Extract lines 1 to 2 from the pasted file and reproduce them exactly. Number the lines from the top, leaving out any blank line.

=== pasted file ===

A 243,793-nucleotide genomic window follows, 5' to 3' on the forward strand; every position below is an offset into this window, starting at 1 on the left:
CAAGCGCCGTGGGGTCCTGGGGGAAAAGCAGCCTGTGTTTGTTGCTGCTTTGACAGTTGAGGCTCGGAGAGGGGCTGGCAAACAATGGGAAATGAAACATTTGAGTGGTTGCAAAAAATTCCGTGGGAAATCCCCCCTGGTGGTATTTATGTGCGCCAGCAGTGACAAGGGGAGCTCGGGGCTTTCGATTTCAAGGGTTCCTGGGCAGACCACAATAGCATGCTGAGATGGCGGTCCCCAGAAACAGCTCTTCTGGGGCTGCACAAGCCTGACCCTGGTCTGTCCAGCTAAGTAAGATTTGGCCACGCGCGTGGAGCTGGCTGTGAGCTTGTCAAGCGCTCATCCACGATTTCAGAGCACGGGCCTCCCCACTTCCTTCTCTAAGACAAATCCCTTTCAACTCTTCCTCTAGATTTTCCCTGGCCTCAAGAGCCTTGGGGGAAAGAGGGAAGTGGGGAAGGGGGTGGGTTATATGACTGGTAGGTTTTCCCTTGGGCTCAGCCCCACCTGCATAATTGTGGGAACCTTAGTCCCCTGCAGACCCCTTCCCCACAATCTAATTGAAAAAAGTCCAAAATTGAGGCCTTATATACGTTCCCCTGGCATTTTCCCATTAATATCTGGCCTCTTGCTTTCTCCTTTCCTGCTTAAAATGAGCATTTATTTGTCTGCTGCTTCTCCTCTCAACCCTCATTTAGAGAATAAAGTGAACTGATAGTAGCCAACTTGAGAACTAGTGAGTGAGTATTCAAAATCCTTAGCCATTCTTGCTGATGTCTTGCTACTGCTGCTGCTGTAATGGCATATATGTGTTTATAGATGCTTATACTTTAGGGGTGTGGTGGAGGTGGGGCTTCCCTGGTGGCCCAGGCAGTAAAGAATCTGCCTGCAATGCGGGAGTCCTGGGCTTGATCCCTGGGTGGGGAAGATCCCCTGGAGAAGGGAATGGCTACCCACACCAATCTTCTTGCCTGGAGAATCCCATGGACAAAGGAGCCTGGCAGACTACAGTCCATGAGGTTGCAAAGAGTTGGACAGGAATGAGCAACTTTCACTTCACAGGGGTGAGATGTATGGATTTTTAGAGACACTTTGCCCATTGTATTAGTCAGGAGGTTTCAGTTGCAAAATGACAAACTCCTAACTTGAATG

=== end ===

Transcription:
A 243,793-nucleotide genomic window follows, 5' to 3' on the forward strand; every position below is an offset into this window, starting at 1 on the left:
CAAGCGCCGTGGGGTCCTGGGGGAAAAGCAGCCTGTGTTTGTTGCTGCTTTGACAGTTGAGGCTCGGAGAGGGGCTGGCAAACAATGGGAAATGAAACATTTGAGTGGTTGCAAAAAATTCCGTGGGAAATCCCCCCTGGTGGTATTTATGTGCGCCAGCAGTGACAAGGGGAGCTCGGGGCTTTCGATTTCAAGGGTTCCTGGGCAGACCACAATAGCATGCTGAGATGGCGGTCCCCAGAAACAGCTCTTCTGGGGCTGCACAAGCCTGACCCTGGTCTGTCCAGCTAAGTAAGATTTGGCCACGCGCGTGGAGCTGGCTGTGAGCTTGTCAAGCGCTCATCCACGATTTCAGAGCACGGGCCTCCCCACTTCCTTCTCTAAGACAAATCCCTTTCAACTCTTCCTCTAGATTTTCCCTGGCCTCAAGAGCCTTGGGGGAAAGAGGGAAGTGGGGAAGGGGGTGGGTTATATGACTGGTAGGTTTTCCCTTGGGCTCAGCCCCACCTGCATAATTGTGGGAACCTTAGTCCCCTGCAGACCCCTTCCCCACAATCTAATTGAAAAAAGTCCAAAATTGAGGCCTTATATACGTTCCCCTGGCATTTTCCCATTAATATCTGGCCTCTTGCTTTCTCCTTTCCTGCTTAAAATGAGCATTTATTTGTCTGCTGCTTCTCCTCTCAACCCTCATTTAGAGAATAAAGTGAACTGATAGTAGCCAACTTGAGAACTAGTGAGTGAGTATTCAAAATCCTTAGCCATTCTTGCTGATGTCTTGCTACTGCTGCTGCTGTAATGGCATATATGTGTTTATAGATGCTTATACTTTAGGGGTGTGGTGGAGGTGGGGCTTCCCTGGTGGCCCAGGCAGTAAAGAATCTGCCTGCAATGCGGGAGTCCTGGGCTTGATCCCTGGGTGGGGAAGATCCCCTGGAGAAGGGAATGGCTACCCACACCAATCTTCTTGCCTGGAGAATCCCATGGACAAAGGAGCCTGGCAGACTACAGTCCATGAGGTTGCAAAGAGTTGGACAGGAATGAGCAACTTTCACTTCACAGGGGTGAGATGTATGGATTTTTAGAGACACTTTGCCCATTGTATTAGTCAGGAGGTTTCAGTTGCAAAATGACAAACTCCTAACTTGAATG